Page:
Resource Waste high on the agenda

August 28, 2015 3:06 pm
View Article

Food waste is a topic it seems many countries have now begun to consider. It is clear to see why, with an estimated £19 billion worth of food and drink wasted each year in the UK, £43 billion in US supermarkets alone & £4 billion in Australian households. 

With waste now firmly on Government agendas, we see attempts to deal with the symptom rather than the cause. Legislators in France recently passed a law that makes it illegal for Supermarkets to discard or destroy all unsold but still edible food. Already popular with the public in France, it may soon be seen in the UK. However, we should consider whether dealing with the symptom is this best way to tackle food waste or is it simply eye-catching legislation with more symbolism than substance?

The figures are staggering when talking food waste in the UK, with 0.25 million tons of total waste attributable to the retail sector and 3.9 million tons as a result of the manufacturing and supply chain process (into factory gate through to supermarkets). It is clear that the substantial waste reductions will be made by targeting this sector; however supermarkets will continue to feel the weight of pressure to do more to reduce their food waste from consumers, who by design remain largely ignorant of the source of their food.

It is a competitive race against the clock, for suppliers into supermarkets to have to consider how they can take even more product waste out of their processes whilst still adding the same value.  Do too many suppliers and Retailers believe that cutting cost is incompatible with value adding high quality food products?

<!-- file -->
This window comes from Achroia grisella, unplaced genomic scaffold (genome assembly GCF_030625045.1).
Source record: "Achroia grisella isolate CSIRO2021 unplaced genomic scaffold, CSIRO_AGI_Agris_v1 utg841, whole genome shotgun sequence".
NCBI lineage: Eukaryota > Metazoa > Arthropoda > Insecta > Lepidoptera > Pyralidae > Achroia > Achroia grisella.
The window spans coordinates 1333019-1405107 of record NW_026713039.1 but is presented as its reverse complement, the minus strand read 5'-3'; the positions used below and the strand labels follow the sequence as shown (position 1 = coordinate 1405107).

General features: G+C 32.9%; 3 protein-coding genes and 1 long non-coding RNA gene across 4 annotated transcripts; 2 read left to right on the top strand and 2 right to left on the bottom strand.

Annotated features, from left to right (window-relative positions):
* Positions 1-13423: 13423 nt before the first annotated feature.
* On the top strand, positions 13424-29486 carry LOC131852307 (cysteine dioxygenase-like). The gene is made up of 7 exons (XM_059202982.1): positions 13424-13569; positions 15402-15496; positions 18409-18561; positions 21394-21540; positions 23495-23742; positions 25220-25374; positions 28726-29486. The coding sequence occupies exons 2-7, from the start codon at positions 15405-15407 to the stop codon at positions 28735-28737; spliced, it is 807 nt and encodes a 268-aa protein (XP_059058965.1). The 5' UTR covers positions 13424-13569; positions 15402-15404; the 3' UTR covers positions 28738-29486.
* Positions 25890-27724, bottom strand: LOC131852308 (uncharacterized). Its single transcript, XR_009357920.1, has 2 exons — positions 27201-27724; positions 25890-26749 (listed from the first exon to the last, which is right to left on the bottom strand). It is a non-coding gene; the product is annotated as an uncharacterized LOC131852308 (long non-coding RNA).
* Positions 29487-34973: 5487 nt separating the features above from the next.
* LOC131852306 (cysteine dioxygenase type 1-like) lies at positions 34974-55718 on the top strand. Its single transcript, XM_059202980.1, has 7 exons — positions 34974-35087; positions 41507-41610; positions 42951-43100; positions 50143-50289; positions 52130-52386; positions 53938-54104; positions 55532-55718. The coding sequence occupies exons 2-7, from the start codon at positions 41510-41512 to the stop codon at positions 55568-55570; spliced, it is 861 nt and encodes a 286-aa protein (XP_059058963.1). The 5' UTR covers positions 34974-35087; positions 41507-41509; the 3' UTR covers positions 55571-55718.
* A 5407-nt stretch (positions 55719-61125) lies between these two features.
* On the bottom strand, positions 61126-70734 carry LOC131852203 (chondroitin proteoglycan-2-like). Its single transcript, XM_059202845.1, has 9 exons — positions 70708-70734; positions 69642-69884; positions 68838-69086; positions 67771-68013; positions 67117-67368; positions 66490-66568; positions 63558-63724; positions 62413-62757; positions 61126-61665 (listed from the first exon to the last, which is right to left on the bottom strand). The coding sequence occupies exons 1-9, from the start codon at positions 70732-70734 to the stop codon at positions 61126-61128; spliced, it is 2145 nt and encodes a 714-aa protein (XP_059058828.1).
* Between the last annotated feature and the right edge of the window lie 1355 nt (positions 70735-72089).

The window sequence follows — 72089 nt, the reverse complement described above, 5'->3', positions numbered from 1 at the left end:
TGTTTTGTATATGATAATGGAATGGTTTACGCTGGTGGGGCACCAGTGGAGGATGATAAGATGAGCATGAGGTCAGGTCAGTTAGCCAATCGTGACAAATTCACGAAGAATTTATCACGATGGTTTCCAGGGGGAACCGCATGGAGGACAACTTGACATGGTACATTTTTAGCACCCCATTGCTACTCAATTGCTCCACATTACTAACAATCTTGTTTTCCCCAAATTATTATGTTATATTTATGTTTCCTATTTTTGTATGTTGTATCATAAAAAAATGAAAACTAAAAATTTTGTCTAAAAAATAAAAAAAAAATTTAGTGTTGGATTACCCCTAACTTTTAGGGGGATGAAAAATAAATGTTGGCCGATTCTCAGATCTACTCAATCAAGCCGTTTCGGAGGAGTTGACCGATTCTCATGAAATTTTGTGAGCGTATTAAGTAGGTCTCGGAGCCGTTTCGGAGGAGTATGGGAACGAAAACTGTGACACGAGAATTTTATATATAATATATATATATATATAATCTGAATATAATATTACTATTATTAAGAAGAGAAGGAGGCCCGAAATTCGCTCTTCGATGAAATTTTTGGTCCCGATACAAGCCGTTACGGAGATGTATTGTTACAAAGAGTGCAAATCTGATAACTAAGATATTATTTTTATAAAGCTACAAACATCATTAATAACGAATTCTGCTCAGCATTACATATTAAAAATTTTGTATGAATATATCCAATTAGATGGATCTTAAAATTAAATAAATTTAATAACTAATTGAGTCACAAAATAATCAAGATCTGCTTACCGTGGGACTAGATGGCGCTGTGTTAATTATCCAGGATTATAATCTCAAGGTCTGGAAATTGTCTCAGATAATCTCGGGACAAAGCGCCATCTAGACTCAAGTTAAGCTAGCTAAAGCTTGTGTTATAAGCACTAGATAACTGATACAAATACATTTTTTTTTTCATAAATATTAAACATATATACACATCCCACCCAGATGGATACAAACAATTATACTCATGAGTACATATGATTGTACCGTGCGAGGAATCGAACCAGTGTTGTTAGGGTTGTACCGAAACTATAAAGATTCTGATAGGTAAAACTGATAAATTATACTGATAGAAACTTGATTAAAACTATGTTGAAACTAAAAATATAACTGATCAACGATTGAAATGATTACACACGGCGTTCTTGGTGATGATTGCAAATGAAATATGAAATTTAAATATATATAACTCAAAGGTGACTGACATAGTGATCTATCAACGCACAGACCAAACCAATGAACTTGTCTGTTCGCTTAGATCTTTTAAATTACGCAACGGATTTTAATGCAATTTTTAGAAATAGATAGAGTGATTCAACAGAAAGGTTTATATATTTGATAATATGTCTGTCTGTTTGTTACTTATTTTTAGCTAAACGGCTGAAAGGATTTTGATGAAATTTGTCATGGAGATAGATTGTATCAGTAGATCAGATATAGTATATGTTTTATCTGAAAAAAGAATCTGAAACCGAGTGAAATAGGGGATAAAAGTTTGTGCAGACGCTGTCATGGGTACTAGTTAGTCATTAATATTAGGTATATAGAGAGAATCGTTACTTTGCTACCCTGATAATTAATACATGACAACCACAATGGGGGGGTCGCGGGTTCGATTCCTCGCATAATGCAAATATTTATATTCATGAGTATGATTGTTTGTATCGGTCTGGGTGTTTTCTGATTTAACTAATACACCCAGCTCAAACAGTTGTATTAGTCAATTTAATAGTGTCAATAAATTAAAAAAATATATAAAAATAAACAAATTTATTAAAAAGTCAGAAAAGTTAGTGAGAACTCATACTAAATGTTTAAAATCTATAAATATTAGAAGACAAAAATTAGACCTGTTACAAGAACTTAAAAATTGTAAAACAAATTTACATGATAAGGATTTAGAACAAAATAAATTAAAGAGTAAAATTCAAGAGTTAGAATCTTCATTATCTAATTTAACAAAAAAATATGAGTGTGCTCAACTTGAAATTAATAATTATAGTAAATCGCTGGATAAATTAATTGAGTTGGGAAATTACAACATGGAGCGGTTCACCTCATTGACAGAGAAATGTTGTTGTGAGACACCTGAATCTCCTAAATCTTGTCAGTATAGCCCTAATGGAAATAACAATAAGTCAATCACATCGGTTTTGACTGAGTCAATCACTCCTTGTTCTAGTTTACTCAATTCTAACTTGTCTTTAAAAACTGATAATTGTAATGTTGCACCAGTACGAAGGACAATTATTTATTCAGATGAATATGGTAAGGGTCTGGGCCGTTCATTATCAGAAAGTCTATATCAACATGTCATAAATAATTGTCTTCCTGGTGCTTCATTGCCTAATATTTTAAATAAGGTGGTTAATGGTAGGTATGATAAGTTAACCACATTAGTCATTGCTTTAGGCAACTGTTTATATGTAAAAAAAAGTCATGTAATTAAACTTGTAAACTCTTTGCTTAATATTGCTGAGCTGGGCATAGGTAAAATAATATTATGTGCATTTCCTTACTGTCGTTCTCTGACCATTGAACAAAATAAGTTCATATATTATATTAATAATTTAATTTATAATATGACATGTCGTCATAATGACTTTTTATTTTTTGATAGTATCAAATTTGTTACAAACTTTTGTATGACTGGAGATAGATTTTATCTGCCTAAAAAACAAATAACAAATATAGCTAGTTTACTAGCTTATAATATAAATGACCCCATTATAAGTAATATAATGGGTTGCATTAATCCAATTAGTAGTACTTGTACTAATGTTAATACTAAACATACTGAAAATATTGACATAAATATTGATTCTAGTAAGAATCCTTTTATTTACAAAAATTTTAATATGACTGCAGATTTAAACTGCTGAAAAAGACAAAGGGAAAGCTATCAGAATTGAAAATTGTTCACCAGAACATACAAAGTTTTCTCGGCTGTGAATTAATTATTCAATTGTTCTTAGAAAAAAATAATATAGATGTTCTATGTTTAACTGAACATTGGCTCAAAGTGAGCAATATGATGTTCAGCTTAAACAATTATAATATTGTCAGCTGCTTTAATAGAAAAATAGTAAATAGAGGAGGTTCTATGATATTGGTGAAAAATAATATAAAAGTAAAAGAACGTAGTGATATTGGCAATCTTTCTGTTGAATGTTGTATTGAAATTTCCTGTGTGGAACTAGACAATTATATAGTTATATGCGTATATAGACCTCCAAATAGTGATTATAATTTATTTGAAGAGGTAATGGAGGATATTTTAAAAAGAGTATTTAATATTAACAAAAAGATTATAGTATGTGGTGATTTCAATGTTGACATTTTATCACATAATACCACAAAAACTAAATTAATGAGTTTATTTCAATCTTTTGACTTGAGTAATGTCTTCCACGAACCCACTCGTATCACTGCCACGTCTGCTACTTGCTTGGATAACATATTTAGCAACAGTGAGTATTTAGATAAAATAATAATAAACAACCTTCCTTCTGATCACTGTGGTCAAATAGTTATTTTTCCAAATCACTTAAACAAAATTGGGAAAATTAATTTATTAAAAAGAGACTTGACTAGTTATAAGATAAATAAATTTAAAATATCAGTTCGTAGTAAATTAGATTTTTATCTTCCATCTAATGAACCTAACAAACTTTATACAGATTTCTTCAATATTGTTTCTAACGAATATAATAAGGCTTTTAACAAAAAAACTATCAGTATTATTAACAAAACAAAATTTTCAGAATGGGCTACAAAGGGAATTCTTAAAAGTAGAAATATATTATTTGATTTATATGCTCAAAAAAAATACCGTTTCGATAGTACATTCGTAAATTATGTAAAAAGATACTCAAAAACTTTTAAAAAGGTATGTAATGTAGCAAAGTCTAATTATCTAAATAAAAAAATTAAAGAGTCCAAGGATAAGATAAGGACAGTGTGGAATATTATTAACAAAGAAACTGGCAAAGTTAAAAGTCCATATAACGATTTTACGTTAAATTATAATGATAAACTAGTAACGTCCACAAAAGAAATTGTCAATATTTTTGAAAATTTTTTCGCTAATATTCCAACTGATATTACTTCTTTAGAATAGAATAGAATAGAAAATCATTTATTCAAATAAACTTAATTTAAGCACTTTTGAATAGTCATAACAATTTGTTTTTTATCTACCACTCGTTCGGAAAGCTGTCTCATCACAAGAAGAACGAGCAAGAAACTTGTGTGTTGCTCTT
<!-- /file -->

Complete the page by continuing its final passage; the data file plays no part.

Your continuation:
It is unwise to believe that taking cost out of operations is a zero-sum game. Waste reduction delivered effectively will not compromise the value adding element that distinguishes a business from its competitors. In fact it can further add value by enabling flexibility around customer demands, keep overheads low and maintain product point of sale. Where’s the profit in the use of excess resources?

There are two clear and simple ways to reduce resource waste:

1)    A manufacturing process modified and streamlined aimed at reducing defects, damage, rework and giveaway will lead to lower line waste and mean that operational efficiency will naturally increase as more saleable goods are produced. Factories typically build 5-8% into their cost price and addressing this is a straight EBITDA gain. That’s a significant motivator.

2)    Effective Resource Planning & Procurement will ensure raw material, packaging and finished goods inventory remain optimal, reducing write offs and servicing production Just In Time. Businesses that integrate their planning model; taking customer forecasts into the production plan will reduce the volume produced that is not matched with customer demand and also the accompanying labour bill.

There is the other obvious link, suppliers that control product and resource waste can, to their ever enlightened customers, access the crucial silver bullet when tendering for business, enabled through a more environmentally sustainable model & consequential greener image.

There can be no doubt and especially following the global recession, all players from the Farmers in their field right through Manufacturers, Supply chain, Retailers and the ultimate Consumers with their forks, each stakeholder group are now acutely aware of both their upstream and downstream costs and will continue to seek ways to reduce those. For winners, this is a game of speed and trust and for those failing to engage on this agenda, they await their fate.